Porsche enthusiasts knew of these three additional letters with the previous-generation 911, the 997, as a farewell model highlighting the best of the range. This time, the GTS is a permanent offering in the 911 (991) lineup. The Carrera GTS slots in between the Carrera S and the GT3, combining daily usability with additional performance.
Since its introduction, the GTS has been the most fascinating 911, given its position in the range. The Carrera GTS shares the same wide body and track as the Carrera 4 and the GT3--44mm wider at the rear than the standard Carrera. The 20-inch satin-black Turbo S wheels with central locking mechanism are half an inch wider at the front and the rear. Ride height is also lowered by 10mm.
This 911 has a body-colored front spoiler and smoked bi-xenon headlights and front blinkers. Apart from the black wheels, the SportDesign side mirrors and the GTS logo on the lower portion of the door tell you which 911 this is. The rear highlights black details--grille, louver strip between the taillights, model logo, and black chrome tailpipes.
The interior is trimmed in Alcantara (which is said to be half the weight of leather) with contrast stitching, and combined with aluminum trim. Sport Plus seats come standard.
Horsepower has been increased to 430hp, 30hp more than the Carrera S. Aside from tuning it to extract more power, engineers enhanced the induction and sport exhaust systems, resulting in increased valve stroke. The car accelerates faster than the Carrera S, which we drove at the Porsche World Roadshow at Clark International Speedway earlier this year.
The gearbox on our unit is the Porsche Doppelkupplungsgetriebe (PDK). Not only would it be difficult to drive a manual from left- to right-hand-drive, stick hardly ever goes on sale in Singapore, if at all.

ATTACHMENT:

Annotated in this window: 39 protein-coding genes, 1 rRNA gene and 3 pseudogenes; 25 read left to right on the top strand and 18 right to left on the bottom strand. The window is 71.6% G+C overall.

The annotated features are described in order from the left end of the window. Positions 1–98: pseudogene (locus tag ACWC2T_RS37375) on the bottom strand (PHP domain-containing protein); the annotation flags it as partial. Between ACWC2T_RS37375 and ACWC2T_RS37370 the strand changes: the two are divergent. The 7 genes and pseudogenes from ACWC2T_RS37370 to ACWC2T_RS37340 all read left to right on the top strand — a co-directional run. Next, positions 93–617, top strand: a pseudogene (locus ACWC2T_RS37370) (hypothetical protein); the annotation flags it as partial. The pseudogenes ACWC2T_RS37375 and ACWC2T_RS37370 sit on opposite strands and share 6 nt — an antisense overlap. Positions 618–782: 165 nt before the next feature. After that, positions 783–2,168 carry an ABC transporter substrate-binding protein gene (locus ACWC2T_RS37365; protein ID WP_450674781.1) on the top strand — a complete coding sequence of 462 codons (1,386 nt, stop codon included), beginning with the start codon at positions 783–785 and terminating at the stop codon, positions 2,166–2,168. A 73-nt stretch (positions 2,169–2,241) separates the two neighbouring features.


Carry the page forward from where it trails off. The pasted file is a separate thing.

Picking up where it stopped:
The driving course set via GPS was about 148km. Heading to Old Upper Thomson Road (the venue of the original Singapore Grand Prix street circuit from 1961 to 1973), we hit Farrer Road, the site of Singapore's first and only Speed Trial in 1938. Once we reached Old Upper Thomson Road, we drove through a series of esses, stretches and a pair of hairpins. We then headed further north to Kranji through winding roads. Then it was a 37km drive back south to Keppel Island. Finally, it was a 34km coastal drive to Aviation Park Road.
During the driving exercise, we minded the speed limit of 90kph at all times, and had to make the most of short bursts on B roads--accelerating hard after entering the expressway and decelerating once we reached the limit. Safety first, as always. And you wouldn't want to get caught in Singapore.
The 911 Carrera GTS drive coincided with The Porsche Circuit, which commemorated Singapore's 50th anniversary as a nation, along with the 30th anniversary of Stuttgart Auto, the official distributor of Porsche in the city state, operating since 1985.
The celebration included the unveiling of the 911 GT3 RS, the 911 Targa 4 GTS, and a special-edition model 911 Turbo S SG50 custom-built for Singapore. These car gems were presented by Earl Bamber, Porsche Supercup and Porsche Carrera Cup Asia champion.
The 911 Carrera S Martini Racing Edition, featuring the trademark stripes and the Aerokit Cup rear wing and front spoiler, was also displayed for the first time.
In addition, the actual race-winning 911 GT1 from the 1998 Le Mans endurance race and a mock-up of the 919 Hybrid that recently won this year's race, were exhibited together with generations of the 911.
The 911 Carrera GTS and the Targa 4 GTS are already available in Singapore, while the GT3 RS is expected to arrive later in the year.
If you're a Porsche fan and we just made you drool, ask PGA Cars about these models.